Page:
Interlocutor Jurga Tumasonytė
www.kamane.lt, 2013-03-20
Daiva Čepauskaitė

In brief: The poetess, playwright and actress Daiva Čepauskaitė is interviewed without any special occasion. She is asked about absurd things that had happened in her life, about the most beloved place in Kaunas, about the situation of culture and artists in the society today.

“Nobody pushed artists away to the margins of the society. We have the same conditions to create and work like other members of our society. I never felt and feel like in a margin of the society. The situation of culture is not bad also. The funding of culture is poor but not the culture itself,” D.Čepauskaitė believes.

When asked about the importance of art to a human being, the poetess and playwright emphasises that one should think about art wider as it is not only fine arts, theatre, music, literature and other works of a human being. Nature can also be understood as an artwork of the Creator, according to her.

As for her medical education, D. Čepauskaitė states that she never had a chance to apply her knowledge in practice – she has not cured a single person as she was never involved in this. Still, medical studies gave her understanding about the human body, physiology and taught to look at these things as a natural part of life.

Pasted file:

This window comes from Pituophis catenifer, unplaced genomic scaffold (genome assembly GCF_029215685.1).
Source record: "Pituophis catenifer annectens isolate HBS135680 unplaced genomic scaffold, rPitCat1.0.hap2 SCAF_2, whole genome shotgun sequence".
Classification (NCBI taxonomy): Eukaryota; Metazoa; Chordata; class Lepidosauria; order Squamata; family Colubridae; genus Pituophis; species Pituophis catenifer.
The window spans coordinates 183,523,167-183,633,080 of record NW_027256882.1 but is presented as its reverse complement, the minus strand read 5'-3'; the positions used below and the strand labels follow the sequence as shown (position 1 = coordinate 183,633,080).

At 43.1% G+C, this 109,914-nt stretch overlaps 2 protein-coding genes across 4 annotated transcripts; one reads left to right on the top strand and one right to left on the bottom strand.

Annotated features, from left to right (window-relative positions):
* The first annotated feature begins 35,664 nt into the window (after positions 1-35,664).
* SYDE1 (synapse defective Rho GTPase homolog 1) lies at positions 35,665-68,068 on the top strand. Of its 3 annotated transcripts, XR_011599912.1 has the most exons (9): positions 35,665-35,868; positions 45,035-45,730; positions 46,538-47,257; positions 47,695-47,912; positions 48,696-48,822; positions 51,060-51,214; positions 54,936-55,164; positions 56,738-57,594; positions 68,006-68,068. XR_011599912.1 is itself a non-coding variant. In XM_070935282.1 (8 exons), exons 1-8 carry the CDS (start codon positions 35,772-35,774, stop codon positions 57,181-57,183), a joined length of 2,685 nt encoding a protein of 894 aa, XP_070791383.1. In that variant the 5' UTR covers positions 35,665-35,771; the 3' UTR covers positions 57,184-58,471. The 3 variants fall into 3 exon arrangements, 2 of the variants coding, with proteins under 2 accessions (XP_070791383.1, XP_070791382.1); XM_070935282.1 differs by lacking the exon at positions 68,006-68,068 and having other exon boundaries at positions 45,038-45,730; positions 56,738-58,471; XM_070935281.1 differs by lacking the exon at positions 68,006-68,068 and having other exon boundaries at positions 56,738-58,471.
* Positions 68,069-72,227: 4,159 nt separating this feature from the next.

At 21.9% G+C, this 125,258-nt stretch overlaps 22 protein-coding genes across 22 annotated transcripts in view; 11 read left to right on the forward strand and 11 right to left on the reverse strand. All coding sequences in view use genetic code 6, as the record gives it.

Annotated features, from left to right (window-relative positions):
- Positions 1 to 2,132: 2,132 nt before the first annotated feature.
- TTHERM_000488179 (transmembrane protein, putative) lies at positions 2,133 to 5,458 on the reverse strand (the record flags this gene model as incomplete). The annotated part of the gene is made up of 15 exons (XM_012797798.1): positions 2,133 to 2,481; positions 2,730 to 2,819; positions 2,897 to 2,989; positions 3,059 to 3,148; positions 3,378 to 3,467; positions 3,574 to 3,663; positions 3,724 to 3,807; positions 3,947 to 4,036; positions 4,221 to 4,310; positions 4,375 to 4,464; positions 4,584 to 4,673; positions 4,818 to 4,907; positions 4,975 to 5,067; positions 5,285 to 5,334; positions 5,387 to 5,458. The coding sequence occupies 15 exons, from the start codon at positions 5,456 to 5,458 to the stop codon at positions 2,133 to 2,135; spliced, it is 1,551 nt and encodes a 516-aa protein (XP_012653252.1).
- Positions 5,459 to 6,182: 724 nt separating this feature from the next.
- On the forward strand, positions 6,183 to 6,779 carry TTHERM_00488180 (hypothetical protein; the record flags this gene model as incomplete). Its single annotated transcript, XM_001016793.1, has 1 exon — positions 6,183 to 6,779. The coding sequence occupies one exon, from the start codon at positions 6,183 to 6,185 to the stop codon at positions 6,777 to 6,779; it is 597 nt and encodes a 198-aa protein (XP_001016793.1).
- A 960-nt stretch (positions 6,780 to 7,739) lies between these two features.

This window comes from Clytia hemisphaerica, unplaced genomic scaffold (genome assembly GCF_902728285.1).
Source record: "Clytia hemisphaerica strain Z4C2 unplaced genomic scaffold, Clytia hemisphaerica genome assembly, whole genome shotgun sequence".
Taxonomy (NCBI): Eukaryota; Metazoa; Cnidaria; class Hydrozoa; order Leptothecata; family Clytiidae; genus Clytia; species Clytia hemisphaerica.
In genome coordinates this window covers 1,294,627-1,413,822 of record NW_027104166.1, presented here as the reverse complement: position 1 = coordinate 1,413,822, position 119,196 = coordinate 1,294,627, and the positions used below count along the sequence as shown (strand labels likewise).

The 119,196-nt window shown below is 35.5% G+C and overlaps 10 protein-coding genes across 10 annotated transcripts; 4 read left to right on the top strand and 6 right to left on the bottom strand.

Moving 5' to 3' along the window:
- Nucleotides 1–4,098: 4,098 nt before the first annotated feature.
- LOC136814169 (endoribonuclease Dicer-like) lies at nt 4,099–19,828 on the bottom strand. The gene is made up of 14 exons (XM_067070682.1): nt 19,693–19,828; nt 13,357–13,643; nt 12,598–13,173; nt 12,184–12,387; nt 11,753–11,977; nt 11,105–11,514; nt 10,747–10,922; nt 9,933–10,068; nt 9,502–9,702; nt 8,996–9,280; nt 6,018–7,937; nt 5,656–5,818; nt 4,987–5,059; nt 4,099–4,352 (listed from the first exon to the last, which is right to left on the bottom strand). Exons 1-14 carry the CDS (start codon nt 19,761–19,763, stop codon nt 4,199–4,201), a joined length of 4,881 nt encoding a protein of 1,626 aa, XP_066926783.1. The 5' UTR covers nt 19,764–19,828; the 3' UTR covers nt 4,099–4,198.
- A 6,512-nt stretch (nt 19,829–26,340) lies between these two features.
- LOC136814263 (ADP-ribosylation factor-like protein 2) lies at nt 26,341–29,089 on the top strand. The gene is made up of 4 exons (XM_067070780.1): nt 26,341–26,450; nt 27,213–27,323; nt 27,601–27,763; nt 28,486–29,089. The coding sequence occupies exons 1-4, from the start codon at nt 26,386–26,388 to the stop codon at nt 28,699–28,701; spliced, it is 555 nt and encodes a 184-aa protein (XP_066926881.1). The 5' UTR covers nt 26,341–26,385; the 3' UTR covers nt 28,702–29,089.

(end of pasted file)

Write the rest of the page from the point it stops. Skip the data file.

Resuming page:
Speaking about freedom, D. Čepauskaitė reveals that for her freedom is the right and possibility to choose. She noticed that there is more freedom with age and that she learned to use it better. “When you do not know what you want, freedom may take you to a deadlock and later, when you know where you are going, freedom becomes your ally.”

According to her, the contemporary playwright should be honest, frank, sensitive and responsible. He/she should also be creative. “The playwright is not a chronicler of history, he/she creates own history. Still, if he/she uses some particular documentary facts for the story as clay, he/she should know what he makes of it – a jug or a night pot. History belongs to all of us, it is not only ownership of an artist; therefore, he/she should not treat it as his/her dream or hallucination,” the artist is sure.

D. Čepauskaitė thinks that there are many themes that should be analysed in our dramaturgy. This dramaturgy could be richer too. In her opinion, there are only single playwrights who hardly fill the concept “our dramaturgy.”


Photos by Zenonas Baltrušis

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